Ainscough in bridge demolition

By Alex Dahm14 August 2008

Ainscough supplied a 1,000 tonne crane to help demolish a concrete bridge in Wales

Ainscough supplied a 1,000 tonne crane to help demolish a concrete bridge in Wales

UK mobile crane rental major Ainscough used a 1,000 tonne telescopic crane to help demolish Britain's first pre-stressed concrete bridge.

Demolition contractor Cuddy Group demolished the Abertillery Foundry Bridge to help re-shape the gateway to the Welsh town of Abertillery. The 40 x 10 m bridge connected the two sides of the Tyleri Valley. Neath-based Cuddy Group completed the £220,000 (US$440,000) demolition works as part of the Abertillery Town Centre Regeneration Strategy.

Cuddy built a platform with load bearing capacity to support the main lift crane. An access ramp for the crane was built with 400 tonnes of granite. Over five months the work included removal of the concrete bridge deck and ten support beams lifted out with the crane. A 100 tonne capacity support crane and three excavators were also used.

Peter Smith, Cuddy senior contracts manager, said, "From day one, this was certainly an extremely unusual and challenging job. The site location in the heart of the town, in such close proximity to homes and offices, meant that health and safety considerations were of optimum importance.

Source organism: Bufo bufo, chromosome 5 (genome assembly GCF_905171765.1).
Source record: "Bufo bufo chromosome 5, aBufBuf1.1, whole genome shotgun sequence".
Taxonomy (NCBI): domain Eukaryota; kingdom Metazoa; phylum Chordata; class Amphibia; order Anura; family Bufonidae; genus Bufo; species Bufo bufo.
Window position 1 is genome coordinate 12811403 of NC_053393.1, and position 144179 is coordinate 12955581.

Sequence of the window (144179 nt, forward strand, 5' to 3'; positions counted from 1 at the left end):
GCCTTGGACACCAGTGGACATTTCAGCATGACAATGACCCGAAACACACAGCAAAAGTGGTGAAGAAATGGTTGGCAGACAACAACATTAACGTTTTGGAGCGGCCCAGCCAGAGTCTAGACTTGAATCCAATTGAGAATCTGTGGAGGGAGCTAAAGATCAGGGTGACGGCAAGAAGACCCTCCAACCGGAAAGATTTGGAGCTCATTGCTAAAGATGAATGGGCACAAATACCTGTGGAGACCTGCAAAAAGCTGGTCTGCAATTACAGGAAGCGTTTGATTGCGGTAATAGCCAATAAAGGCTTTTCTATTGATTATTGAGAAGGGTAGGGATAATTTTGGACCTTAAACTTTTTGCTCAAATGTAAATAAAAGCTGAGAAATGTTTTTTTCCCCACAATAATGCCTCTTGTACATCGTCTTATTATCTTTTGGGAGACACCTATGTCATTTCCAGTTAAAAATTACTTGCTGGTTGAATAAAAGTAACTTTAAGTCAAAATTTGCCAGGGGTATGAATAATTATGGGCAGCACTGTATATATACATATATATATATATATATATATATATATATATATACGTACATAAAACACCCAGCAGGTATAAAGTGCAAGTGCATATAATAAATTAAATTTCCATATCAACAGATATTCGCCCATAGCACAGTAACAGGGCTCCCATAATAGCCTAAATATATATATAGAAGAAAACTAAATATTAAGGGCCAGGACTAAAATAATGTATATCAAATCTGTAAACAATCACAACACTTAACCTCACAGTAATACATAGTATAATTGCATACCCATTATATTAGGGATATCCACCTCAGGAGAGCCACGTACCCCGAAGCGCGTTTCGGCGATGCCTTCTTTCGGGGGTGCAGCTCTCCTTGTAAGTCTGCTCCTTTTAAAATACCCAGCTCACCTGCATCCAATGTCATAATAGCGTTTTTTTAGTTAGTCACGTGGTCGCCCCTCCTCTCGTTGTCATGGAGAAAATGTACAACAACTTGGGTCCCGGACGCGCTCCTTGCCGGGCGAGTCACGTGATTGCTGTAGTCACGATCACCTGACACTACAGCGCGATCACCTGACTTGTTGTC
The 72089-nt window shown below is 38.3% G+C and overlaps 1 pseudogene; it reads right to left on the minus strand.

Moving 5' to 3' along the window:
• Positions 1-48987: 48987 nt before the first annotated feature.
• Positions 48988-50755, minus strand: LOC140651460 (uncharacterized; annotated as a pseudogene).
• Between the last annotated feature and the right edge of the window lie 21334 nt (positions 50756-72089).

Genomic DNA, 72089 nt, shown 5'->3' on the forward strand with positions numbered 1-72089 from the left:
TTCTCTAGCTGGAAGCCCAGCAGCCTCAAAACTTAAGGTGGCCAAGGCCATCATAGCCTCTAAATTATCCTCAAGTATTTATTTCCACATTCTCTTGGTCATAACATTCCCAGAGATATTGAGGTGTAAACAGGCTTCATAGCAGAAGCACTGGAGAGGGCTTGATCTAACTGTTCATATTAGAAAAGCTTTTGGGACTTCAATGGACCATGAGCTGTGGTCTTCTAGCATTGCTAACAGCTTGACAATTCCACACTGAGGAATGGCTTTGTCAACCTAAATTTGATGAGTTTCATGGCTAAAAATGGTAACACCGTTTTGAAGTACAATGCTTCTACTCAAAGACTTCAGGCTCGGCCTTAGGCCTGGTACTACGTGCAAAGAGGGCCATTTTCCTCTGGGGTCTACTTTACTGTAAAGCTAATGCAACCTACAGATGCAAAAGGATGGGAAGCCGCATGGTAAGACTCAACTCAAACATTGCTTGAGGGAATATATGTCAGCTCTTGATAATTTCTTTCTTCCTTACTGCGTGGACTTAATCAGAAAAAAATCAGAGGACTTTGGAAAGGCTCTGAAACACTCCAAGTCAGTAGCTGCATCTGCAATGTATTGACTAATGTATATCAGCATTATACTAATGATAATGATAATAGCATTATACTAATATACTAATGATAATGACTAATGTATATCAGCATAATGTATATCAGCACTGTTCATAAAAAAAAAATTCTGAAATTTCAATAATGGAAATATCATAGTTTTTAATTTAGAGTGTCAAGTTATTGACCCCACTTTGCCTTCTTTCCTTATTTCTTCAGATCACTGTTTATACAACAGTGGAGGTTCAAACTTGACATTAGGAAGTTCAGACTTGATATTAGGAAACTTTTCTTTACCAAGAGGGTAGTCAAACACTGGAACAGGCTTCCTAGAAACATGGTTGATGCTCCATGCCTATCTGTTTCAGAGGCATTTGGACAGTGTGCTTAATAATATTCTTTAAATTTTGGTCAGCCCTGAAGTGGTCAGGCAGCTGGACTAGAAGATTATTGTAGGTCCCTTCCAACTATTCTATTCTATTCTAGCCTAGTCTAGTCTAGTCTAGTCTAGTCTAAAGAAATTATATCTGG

"The size of the crane and the way the beams were lifted out from the structure, coupled with the space restrictions within which the team worked, meant that the job had to be carried out with meticulous attention to detail and with the utmost care."

Demolition of the bridge was necessary after surveys found significant deterioration of the structure. The first bridge was built more than 100 years ago but demolished in the 1940s before being rebuilt in 1951. It was condemned in 1999 after corrosion of steel tendons in the supporting beams below the reinforced concrete deck were considered too dangerous to allow its continued use.

A new steel bridge will replace the concrete one and work is scheduled for completion by the end of 2008.

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